Greenpeace Disrupts Nobu's Saturday Night

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Photo courtesy Steve Smith: Bluefin tuna at Nobu

In an interesting turn of events, this weekend, Greenpeace stopped playing nice with Nobu, which persists in serving bluefin tuna, albeit with an asterisk labeling it "environmentally endangered." Members of the group made reservations for six tables on Saturday night, and once there, planted fake menus listing dishes made with endangered animals--blue whale whale tongue and rack of mountain gorilla alongside the bluefin--and asked servers to answer questions about fish sourcing and sustainability.

Molly Dorozenski, media officer for the group, was involved in the action and described it in an email.

Jump to read her account.

We communicated directly with the Nobu staff and manager through a variety of tactics. They caught on fast to the menu switches (checked all menus as they were handing them out), but we were able to post them in the men's room and the ladies' room, and some activists handed them directly to diners. Our table pretended to have found one and asked management about it, management tried to confiscate it, but we were able to show it to a nearby table.

Another table simply said that they couldn't order until sustainability and sourcing was explained to them -- when they didn't receive answers from the waiter, they continued asking questions. For a while, the waitstaff completely ignored them and refused to even refill their water glasses. They were in there for an hour and a half, and at no point did they get satisfactory answers about bluefin or other unsustainable seafood, or even guidance as to which menu items they should order.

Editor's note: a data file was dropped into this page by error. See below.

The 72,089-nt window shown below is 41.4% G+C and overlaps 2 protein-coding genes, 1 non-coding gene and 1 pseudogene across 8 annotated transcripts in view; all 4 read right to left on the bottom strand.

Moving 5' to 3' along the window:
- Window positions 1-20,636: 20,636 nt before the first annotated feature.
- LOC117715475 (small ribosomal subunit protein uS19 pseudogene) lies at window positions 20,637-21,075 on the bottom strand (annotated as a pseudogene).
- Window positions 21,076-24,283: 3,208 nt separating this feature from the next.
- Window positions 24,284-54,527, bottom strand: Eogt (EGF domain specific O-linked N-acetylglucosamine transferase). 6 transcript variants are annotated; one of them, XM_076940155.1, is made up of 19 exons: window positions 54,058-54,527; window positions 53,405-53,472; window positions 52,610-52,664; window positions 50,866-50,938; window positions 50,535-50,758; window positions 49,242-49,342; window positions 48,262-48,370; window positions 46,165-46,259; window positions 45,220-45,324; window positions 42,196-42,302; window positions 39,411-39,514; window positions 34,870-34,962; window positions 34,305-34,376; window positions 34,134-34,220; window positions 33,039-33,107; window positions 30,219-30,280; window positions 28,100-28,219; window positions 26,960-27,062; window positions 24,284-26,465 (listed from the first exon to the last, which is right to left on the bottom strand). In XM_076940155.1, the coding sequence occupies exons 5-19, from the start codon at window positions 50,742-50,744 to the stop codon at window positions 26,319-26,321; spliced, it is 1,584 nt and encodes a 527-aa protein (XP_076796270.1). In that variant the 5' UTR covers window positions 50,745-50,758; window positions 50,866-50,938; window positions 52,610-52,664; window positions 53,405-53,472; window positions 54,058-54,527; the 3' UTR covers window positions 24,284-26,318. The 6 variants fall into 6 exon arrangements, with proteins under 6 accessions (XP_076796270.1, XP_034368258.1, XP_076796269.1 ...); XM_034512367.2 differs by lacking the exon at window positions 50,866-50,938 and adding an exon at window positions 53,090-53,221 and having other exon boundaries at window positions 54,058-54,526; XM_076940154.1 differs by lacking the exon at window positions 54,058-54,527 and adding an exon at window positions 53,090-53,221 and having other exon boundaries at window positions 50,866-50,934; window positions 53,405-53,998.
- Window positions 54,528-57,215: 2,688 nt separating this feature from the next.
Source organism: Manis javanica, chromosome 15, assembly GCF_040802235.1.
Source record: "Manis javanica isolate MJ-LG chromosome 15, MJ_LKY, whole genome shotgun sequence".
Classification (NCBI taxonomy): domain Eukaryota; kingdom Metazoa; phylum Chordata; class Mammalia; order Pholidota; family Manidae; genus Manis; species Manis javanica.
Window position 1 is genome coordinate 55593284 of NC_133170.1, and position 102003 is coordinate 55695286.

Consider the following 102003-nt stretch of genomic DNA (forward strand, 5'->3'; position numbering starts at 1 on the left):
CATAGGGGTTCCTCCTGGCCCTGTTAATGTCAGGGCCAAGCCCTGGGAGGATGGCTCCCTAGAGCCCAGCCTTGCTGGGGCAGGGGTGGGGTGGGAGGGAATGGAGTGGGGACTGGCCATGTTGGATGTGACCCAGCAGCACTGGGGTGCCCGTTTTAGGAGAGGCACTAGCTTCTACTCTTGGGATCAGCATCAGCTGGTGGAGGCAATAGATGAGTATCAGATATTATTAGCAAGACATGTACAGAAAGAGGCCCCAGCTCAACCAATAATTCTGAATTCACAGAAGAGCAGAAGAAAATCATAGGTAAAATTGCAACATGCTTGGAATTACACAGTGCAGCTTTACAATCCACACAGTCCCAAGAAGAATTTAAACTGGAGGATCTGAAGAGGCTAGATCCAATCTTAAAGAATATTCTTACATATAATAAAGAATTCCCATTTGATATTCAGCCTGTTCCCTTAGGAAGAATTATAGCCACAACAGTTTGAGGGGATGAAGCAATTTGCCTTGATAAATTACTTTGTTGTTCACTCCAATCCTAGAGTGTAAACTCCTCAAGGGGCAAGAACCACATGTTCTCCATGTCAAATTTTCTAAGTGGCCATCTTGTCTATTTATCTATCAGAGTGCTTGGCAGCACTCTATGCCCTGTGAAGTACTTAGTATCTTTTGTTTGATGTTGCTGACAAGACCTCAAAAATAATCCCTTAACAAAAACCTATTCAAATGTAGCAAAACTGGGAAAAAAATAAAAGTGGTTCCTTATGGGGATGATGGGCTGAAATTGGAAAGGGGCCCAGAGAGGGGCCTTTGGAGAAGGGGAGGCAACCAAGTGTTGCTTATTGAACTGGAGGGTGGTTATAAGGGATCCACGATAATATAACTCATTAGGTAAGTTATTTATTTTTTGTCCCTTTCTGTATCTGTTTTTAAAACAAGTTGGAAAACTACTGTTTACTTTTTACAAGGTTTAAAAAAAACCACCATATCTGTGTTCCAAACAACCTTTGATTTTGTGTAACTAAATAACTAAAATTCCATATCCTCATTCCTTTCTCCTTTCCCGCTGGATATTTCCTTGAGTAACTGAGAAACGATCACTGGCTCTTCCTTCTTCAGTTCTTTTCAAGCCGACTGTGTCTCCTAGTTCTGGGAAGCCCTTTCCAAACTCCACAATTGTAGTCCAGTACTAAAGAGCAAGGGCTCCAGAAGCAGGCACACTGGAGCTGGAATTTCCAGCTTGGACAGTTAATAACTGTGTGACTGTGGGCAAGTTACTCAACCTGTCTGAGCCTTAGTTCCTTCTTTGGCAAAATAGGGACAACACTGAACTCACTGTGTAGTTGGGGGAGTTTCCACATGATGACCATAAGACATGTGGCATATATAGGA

As various tables asked questions about their sustainability policies and bluefin specifically, we were all told "no comment" and Nobu refused to engage on the subject. We had a total of 6 tables, 23 people there, all night from 6PM to 10PM.

For the record, Dorozenski says that all the Greenpeace tables tipped the servers, as Nobu's policies are not their fault.

But bringing a protest inside a restaurant, probably disrupting the meals of other diners and making life difficult for servers, is an aggressive move, and I'm curious what the reactions will be.

In general, restaurants should be able to serve anything that's legal, and we can all chose where we bring our business. The foie gras protesters have the right to stand outside restaurants with nasty signs, but their notion that restaurants are somehow required to "negotiate" with them is laughable. More (accurate) information is good; outlawing certain foods is not--until you come to endangered species.

Bluefin tuna populations are in steep declines around the world as a result of overfishing--and it's very likely that the fish will go extinct if the world continues to plunder bluefin at the current rate. (For more on this take a look at the new documentary, The End of the Line.) The problem is that many diners don't know this, and might make different choices if sustainability information was readily available.

The folks at Nobu clearly do realize the fish is endangered. So why do they continue to serve it? Bluefin is a huge business, a fish you can sell at high prices and a kind of status symbol.

So what do you think about Greenpeace's tactics? Are they justified by the high stakes involved in the extinction of an animal? We're inclined to think so.

[Related: No Fish by 2048?]



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